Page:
Two years ago, Apple killed the headphone port. I still haven’t forgiven them for it.
When Apple announced that the iPhone 7 would have no headphone port, I was pretty immediately annoyed. I figured maybe I’d get over it in a few months. I didn’t. I figured if worse came to worse, I’d switch platforms. Then all of the other manufacturers started following suit.
This, of course, isn’t a new annoyance for me. I’ve been hating headphone adapters on phones right here on this very website since two thousand and nine. For a little stretch there, though, I got my way.
It was a world full of dongles and crappy proprietary audio ports. Sony Ericsson had the FastPort. Nokia had the Pop-Port. Samsung had like 10 different ports that no one gave a shit about. No single phone maker had claimed the throne yet, so no one port had really become ubiquitous… but every manufacturer wanted their port to become the port. Even the phones that had a standardized audio jack mostly had the smaller 2.5mm port, requiring an adapter all the same.
Then came the original iPhone with its 3.5mm headphone port. It was a weird recessed 3.5mm port that didn’t work with most headphones, but it was a 3.5mm port! Apple was riding on the success of the iPod, and people were referring to this rumored device as the iPod Phone before it was even announced. How could something like that not have a headphone port?
Sales of the iPhone started to climb. A few million in 2007. Nearly 12 million in 2008. 20 million in 2009. A tide shifted. As Apple’s little slab of glass took over the smartphone world, other manufacturers tried to figure out what Apple was doing so right. The smartphone market, once filled with chunky, button-covered plastic beasts (this one slides! This one spins!), homogenized. Release by release, everything started looking more like the iPhone. A slab of glass. Premium materials. Minimal physical buttons. And, of course, a headphone port.
Within a couple years, a standard headphone port wasn’t just a nice selling point — it was mandatory. We’d entered a wonderful age of being able to use our wired headphones whenever we damn well pleased.
Then came September 7th, 2016, when Apple had the “courage” to announce it was ditching the 3.5mm jack (oh, and also by the way check out these new $150 wireless headphones!).
Apple wasn’t the first to ditch the headphone port — but, just as with its decision to include one, its decision to remove it has turned the tide. A few months after the portless iPhone 7 was announced, Xiaomi nixed the port on the Mi 6. Then Google ditched it from its flagship Android phone, the Pixel 3. Even Samsung, which lampooned Apple for the decision, seems to be tinkering with the idea of dropping it. Though leaks suggest the upcoming Galaxy S10 will have a headphone port, the company pulled it from the mid-range A8 line earlier this year. If 2016 was the year Apple took a stab at the headphone jack, 2018 was the year it bled out.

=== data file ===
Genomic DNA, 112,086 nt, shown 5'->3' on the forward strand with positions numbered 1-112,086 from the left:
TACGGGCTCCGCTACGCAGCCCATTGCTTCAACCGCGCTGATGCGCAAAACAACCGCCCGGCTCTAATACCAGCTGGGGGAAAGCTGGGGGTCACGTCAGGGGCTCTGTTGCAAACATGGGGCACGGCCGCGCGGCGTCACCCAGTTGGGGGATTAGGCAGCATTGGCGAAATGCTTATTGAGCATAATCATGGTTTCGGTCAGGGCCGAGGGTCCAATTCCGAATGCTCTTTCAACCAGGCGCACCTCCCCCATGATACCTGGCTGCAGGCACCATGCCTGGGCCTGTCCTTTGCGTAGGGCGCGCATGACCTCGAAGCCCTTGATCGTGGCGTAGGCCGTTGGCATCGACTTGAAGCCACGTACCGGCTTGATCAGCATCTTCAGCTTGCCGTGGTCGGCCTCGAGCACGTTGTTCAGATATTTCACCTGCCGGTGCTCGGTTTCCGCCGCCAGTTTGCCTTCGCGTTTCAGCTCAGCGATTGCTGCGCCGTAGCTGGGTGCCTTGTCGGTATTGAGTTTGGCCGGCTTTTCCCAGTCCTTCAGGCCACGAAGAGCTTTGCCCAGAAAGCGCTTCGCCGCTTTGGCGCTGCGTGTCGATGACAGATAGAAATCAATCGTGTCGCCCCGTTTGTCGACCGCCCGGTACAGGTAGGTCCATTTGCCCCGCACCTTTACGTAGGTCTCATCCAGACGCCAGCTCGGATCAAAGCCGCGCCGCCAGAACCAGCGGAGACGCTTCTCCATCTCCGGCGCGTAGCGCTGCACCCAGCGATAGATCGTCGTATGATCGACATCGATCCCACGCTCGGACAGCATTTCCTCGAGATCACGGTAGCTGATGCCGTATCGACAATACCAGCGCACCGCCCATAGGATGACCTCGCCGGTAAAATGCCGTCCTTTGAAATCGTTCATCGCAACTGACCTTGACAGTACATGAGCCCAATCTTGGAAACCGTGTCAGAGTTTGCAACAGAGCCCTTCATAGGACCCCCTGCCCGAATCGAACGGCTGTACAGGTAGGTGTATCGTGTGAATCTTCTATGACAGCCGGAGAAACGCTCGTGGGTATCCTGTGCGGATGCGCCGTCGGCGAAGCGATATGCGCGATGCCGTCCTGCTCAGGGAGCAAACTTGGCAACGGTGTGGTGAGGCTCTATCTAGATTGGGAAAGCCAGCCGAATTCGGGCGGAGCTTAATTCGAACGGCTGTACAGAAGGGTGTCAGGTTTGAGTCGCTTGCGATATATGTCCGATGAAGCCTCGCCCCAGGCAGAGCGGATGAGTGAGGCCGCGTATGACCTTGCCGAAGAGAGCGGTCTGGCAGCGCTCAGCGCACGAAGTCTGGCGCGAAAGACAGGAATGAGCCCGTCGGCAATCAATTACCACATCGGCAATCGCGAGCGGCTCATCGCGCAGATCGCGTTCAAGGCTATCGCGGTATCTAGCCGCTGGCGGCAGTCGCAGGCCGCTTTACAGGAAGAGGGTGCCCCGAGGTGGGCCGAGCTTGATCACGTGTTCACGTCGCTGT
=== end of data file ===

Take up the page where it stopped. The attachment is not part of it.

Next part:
And I’m still mad about it.
Technology comes and goes, and oh-so-often at Apple’s doing. Ditching the CD drive in laptops? That’s okay — CDs were doomed, and they were pretty awful to begin with. Killing Flash? Flash sucked. Switching one type of USB port for another? Fine, I suppose. The new USB is better in just about every way. At the very least, I won’t try to plug it in upside down only to flip it over and realize I had it right the first time.
But the headphone jack? It was fine. It stood the test of time for one hundred damned years, and with good reason: It. Just. Worked.
I’ve been trying to figure out why the removal of the headphone port bugs me more than other ports that have been unceremoniously killed off, and I think it’s because the headphone port almost always only made me happy. Using the headphone port meant listening to my favorite album, or using a free minute to catch the latest episode of a show, or passing an earbud to a friend to share some new tune. It enabled happy moments and never got in the way.
Now every time I want to use my headphones, I just find myself annoyed.
Bluetooth? Whoops, forgot to charge them. Or whoops, they’re trying to pair with my laptop even though my laptop is turned off and in my backpack.
Dongle? Whoops, left it on my other pair of headphones at work. Or whoops, it fell off somewhere, and now I’ve got to go buy another one.
I’ll just buy a bunch of dongles, and put them on all my headphones! I’ll keep extras in my bag for when I need to borrow a pair of headphones. That’s just like five dongles at this point, problem solved! Oh, wait: now I want to listen to music while I fall asleep, but also charge my phone so it’s not dead in the morning. That’s a different, more expensive splitter dongle (many of which, I’ve found, are poorly made garbage).
None of these are that big of a deal. Charge your damned headphones, Greg. Stop losing your dongles. The thing is: they took a thing that just worked and just made me happy and replaced it with something that, quite often, just bugs the hell out of me. If a friend sent me a YouTube link and I wanted to watch it without bugging everyone around me, I could just use whatever crappy, worn out headphones I happened to have sitting in my bag. Now it’s a process with a bunch of potential points of failure.